Nike Doukas was compelling in the misfiring “Don Juan Comes Back From the War” and beguiling as the supposedly scandalous Mrs. Erlynne, hard and heartbreaking in “Lady Windermere’s Fan” (both PICT). Bria Walker was equally heartbreaking in both delight and despair in “Venus” (University of Pittsburgh Stages). Penelope Lindblom gave a richly idiosyncratic performance (think Maureen Stapleton) in “All My Sons.” And spunky, graceful Mamie Parris in “Seven Brides for Seven Brothers” (Pittsburgh CLO) matched co-star George Dvorsky note for note, and she held her own as a dancer, too.
Also: Sarah Silk, “Parlour Song” (Quantum); Ruth Gamble, “Mother******”; Jodi Gage, “Becky’s New Car” (Playhouse Rep); Helena Ruoti, “Other Desert Cities” (Public); Sheila McKenna, “Vanya and Sonia and Masha and Spike” (City); and Marie Elena O’Brien, “Soldier’s Heart” (Playhouse Rep).
This category has two at the top. Michael Fuller was the insinuating all-American commander in “Soldier’s Heart,” the Tammy Ryan premiere, and the contrastingly goofball car salesman in “Becky’s New Car.” Ken Bolden proved himself indispensable in a lovely, nuanced performance as the meek Foldal in “John Gabriel Borkman” but also in “Mnemonic,” “Our Town” (Public) and “Crucifer of Blood” (PICT).
In addition, there was Hayden Tee. It’s hard to stand out in a crowded Congress, but as strutting peacock Edward Rutledge in “1776” (Public), he delivered the famously show-stopping “Molasses to Rum.”
Also: Tony Bingham, “Becky’s New Car”; Charles Timbers, Ernest McCarty’s “Chelsea Arms” (Kuntu Repertory Theatre); Brad Stephenson, “Bastarditos!”; Justin Fortunato, “All My Sons”; John Shepard, “Our Town”; Wali Jamal and Art Terry, “Radio Golf” (Pittsburgh Playwrights); Alec Silverblatt, “A Skull in Connemara”; and Joshua Elijah Reese, “Soldier’s Heart.”
Cary Anne Spear excelled twice: with Bridget Connors as the neighboring mothers in “Our Town” and with Hayley Nielsen (and Robin Walsh) in “Little Gem.” Also: Deirdre Madigan, “Abigail/1702”; Amanda Serrano, “In the Heights”; Karla Boos, “Dream of Autumn”; and Virginia Wall Gruenert, “Well.”
“Our Town,” “1776” and “Clybourne Park”; “Our Class” and “Crucifer of Blood” (both PICT); “Breath and Imagination”; “Blue/Orange” (Phoenix); “Mother******”; and “Spring Awakening” (Carnegie Mellon University).
The achievement of Martin Giles in “Borkman” was to embrace the melodrama (see Design, below). He directed with an expansive hand, letting passionate need rage across a huge theatrical space in operatic conflict, then shuttering down to conspiratorial intensity.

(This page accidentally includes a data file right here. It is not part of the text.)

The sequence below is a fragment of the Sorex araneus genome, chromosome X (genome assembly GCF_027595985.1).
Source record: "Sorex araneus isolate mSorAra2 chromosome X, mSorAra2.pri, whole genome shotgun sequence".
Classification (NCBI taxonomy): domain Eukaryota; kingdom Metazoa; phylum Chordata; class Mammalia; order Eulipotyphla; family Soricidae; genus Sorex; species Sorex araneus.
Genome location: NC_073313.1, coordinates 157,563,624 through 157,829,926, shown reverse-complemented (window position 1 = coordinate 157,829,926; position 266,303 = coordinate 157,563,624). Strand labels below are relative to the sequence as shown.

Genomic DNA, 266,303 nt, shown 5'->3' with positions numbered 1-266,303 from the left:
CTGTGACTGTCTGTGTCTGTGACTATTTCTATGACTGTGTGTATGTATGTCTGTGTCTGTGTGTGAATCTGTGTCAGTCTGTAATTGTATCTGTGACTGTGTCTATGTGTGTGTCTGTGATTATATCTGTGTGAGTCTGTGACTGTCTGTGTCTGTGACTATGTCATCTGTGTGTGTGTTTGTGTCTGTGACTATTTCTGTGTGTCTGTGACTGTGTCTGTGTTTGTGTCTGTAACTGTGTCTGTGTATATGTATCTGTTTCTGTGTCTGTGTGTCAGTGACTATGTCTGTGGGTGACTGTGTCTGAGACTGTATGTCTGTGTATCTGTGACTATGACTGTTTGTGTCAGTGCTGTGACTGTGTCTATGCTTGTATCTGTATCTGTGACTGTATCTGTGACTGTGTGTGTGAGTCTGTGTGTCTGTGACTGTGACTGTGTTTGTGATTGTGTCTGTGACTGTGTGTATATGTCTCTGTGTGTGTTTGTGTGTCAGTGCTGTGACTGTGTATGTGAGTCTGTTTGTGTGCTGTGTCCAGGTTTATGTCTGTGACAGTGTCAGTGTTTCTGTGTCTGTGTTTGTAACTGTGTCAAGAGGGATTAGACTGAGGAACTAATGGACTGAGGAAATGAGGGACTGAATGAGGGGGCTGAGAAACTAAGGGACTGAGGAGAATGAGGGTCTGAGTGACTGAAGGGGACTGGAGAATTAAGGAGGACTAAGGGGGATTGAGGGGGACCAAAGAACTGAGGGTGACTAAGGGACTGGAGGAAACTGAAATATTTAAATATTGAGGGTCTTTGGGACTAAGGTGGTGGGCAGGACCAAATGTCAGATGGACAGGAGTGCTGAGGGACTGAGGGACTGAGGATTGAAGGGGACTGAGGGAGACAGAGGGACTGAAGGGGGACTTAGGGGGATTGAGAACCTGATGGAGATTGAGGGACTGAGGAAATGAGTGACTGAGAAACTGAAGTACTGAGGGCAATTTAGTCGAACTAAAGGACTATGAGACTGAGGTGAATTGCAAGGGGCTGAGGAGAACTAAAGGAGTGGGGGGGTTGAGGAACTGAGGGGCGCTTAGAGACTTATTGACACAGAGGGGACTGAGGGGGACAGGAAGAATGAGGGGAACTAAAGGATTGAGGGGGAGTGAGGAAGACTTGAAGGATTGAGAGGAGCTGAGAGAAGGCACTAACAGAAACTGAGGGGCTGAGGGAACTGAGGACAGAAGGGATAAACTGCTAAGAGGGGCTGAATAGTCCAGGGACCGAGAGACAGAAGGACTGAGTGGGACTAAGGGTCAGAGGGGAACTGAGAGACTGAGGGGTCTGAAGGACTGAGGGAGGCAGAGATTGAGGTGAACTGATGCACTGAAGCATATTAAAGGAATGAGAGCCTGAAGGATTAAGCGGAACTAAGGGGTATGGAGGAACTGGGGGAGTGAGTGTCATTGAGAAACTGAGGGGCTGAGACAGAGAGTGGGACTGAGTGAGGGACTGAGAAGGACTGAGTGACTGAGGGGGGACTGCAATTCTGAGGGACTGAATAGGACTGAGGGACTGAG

Also: Pamela Berlin, “Clybourne Park”; Ted Pappas, “1776”; Tracy Brigden, “Seminar”; Kimberly Senior, “Little Gem”; Don DiGiulio, “Bastarditos!”; Michael Hood, “The Tempest, or, the Enchanted Isle” (Unseam’d Shakespeare); Tome Cousins, “Spring Awakening”; and Robert Miller, “All My Sons.”
Pittsburgh CLO dance-heavy shows: Michael Lichtefeld, “42nd Street”; Sha Newman, director/choreographer, “Seven Brides for Seven Brothers”; John Macinnis, “Disney’s The Little Mermaid.”
Whole production: “Disney’s The Little Mermaid,” a co-production of Pittsburgh CLO, Paper Mill Playhouse and Kansas City Starlight.
Set design and lighting: For “Parlour Song” at the former Pittsburgh Burger Co., Tony Ferrieri and Scott T. Nelson manipulated indoor-outdoor lighting and depth of space. For “Borkman,” Mr. Ferrieri turned bare brick, platforms, Persian carpets, a Beckettian stunted tree and white sheets into Norwegian homes and mountains. Narelle Sissons provided surreal set and costumes for “Dream of Autumn.” The connection? — all three are Quantum.
Costumes: Martha Bromelmeier, “1776”; Joan Markert, “Lady Windermere’s Fan” — beautiful, even when wrenched 50 years out of context.
Projections: Jessi Sedon-Essad, “Soldier’s Heart,” with matching sound by Kristopher Buggey.
Also: The Public’s new turntable, especially as used by James Noone for the big crowd in “1776.”
Kuntu Repertory Theatre: Founder and artistic director Vernell A. Lillie rang down the curtain after 39 years, ending with a revival of “Good Black Don’t Crack” by the company’s master playwright, the late Rob Penny.
The August Wilson Center is teetering on the brink. But thanks for a workshop of Gab Cody’s and Lori Roper’s “Sisters Grey.”
Alan Pinsker, 1918-2013: His 95 years constitute a chronicle of Pittsburgh theater.
2013 can be proud
The new Phoenix Theatre, Andrew Paul and Mark Clayton Southers, props.
Trust Cabaret Series in 2013 brought West End and Broadway stars Elaine Paige, Christine Ebersole and Maureen McGovern to an intimate space. It’s a best-kept secret.
Three new solo performances: Kim El, “Straightening Combs” (Pittsburgh Playwrights); Martin Giles, “The Kreutzer Sonata” (PICT); Montae Russell, “Thurgood.”
Home-grown: Producer/director Ted Pappas gave extra scope to the title of “Our Town” by using a large all-Pittsburgh cast.
Hat trick: Tom Atkins as Stage Manager (“Our Town”), Scrooge and Art Rooney in quick succession.
Innovation: Bricolage means “making use of what’s at hand,” and the theater of that name continues to do innovative productions, including “War of the Worlds,” broadcast on WESA-FM on the 75th anniversary of the night it first aired.
Reaching the goal: In its 10th year, Pittsburgh Playwrights completed August Wilson’s 10-play Pittsburgh Cycle, one of only a couple of theaters to do so nationally.
Emerging artist: Tami Dixon won the Carol R. Brown Creative Achievement Award.
Young critic: Luke Dowker of Baldwin High School won the Kelly Award for criticism.
Invaluable festivals of short plays: Pittsburgh New Works Festival (23 years); Theatre Festival in Black & White (10 years, this year with a holiday theme); Swan Day (five years).
Perseverance: At the New Works Festival, Public Theater education director (and playwright) Rob Zellers won the 2013 Lifetime Achievement Award.
On to 2014!
Post-Gazette theater editor Sharon Eberson contributed: email@example.com or 412-263-1960. Senior theater critic Christopher Rawson is at 412-216-1944.